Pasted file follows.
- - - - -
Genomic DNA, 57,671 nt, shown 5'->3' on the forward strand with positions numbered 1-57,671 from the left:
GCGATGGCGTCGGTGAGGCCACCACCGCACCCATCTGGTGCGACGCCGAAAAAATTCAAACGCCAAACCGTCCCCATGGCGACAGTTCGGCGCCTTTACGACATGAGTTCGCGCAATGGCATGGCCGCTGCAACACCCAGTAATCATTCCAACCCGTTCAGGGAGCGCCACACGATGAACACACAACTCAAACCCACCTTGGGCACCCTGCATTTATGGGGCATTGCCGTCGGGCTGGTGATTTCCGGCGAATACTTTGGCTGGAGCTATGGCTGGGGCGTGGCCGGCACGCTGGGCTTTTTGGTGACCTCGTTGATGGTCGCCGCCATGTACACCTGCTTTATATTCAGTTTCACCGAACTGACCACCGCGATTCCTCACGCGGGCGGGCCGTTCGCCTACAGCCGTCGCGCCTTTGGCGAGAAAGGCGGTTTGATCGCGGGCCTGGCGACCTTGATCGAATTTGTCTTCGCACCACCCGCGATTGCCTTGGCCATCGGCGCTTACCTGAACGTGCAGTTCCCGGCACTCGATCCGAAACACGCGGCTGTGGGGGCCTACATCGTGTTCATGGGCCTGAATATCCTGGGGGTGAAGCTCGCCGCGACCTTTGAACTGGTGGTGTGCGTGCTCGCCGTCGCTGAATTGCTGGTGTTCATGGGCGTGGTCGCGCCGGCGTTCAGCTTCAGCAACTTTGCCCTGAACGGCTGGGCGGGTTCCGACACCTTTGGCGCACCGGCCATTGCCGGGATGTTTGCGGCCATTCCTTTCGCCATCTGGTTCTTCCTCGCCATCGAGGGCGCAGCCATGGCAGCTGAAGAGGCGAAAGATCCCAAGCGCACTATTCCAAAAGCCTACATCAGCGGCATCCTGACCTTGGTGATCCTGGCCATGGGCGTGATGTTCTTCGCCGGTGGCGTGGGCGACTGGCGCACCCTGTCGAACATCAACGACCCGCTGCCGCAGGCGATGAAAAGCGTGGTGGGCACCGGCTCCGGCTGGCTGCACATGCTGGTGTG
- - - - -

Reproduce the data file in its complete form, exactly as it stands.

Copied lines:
Genomic DNA, 57,671 nt, shown 5'->3' on the forward strand with positions numbered 1-57,671 from the left:
GCGATGGCGTCGGTGAGGCCACCACCGCACCCATCTGGTGCGACGCCGAAAAAATTCAAACGCCAAACCGTCCCCATGGCGACAGTTCGGCGCCTTTACGACATGAGTTCGCGCAATGGCATGGCCGCTGCAACACCCAGTAATCATTCCAACCCGTTCAGGGAGCGCCACACGATGAACACACAACTCAAACCCACCTTGGGCACCCTGCATTTATGGGGCATTGCCGTCGGGCTGGTGATTTCCGGCGAATACTTTGGCTGGAGCTATGGCTGGGGCGTGGCCGGCACGCTGGGCTTTTTGGTGACCTCGTTGATGGTCGCCGCCATGTACACCTGCTTTATATTCAGTTTCACCGAACTGACCACCGCGATTCCTCACGCGGGCGGGCCGTTCGCCTACAGCCGTCGCGCCTTTGGCGAGAAAGGCGGTTTGATCGCGGGCCTGGCGACCTTGATCGAATTTGTCTTCGCACCACCCGCGATTGCCTTGGCCATCGGCGCTTACCTGAACGTGCAGTTCCCGGCACTCGATCCGAAACACGCGGCTGTGGGGGCCTACATCGTGTTCATGGGCCTGAATATCCTGGGGGTGAAGCTCGCCGCGACCTTTGAACTGGTGGTGTGCGTGCTCGCCGTCGCTGAATTGCTGGTGTTCATGGGCGTGGTCGCGCCGGCGTTCAGCTTCAGCAACTTTGCCCTGAACGGCTGGGCGGGTTCCGACACCTTTGGCGCACCGGCCATTGCCGGGATGTTTGCGGCCATTCCTTTCGCCATCTGGTTCTTCCTCGCCATCGAGGGCGCAGCCATGGCAGCTGAAGAGGCGAAAGATCCCAAGCGCACTATTCCAAAAGCCTACATCAGCGGCATCCTGACCTTGGTGATCCTGGCCATGGGCGTGATGTTCTTCGCCGGTGGCGTGGGCGACTGGCGCACCCTGTCGAACATCAACGACCCGCTGCCGCAGGCGATGAAAAGCGTGGTGGGCACCGGCTCCGGCTGGCTGCACATGCTGGTGTG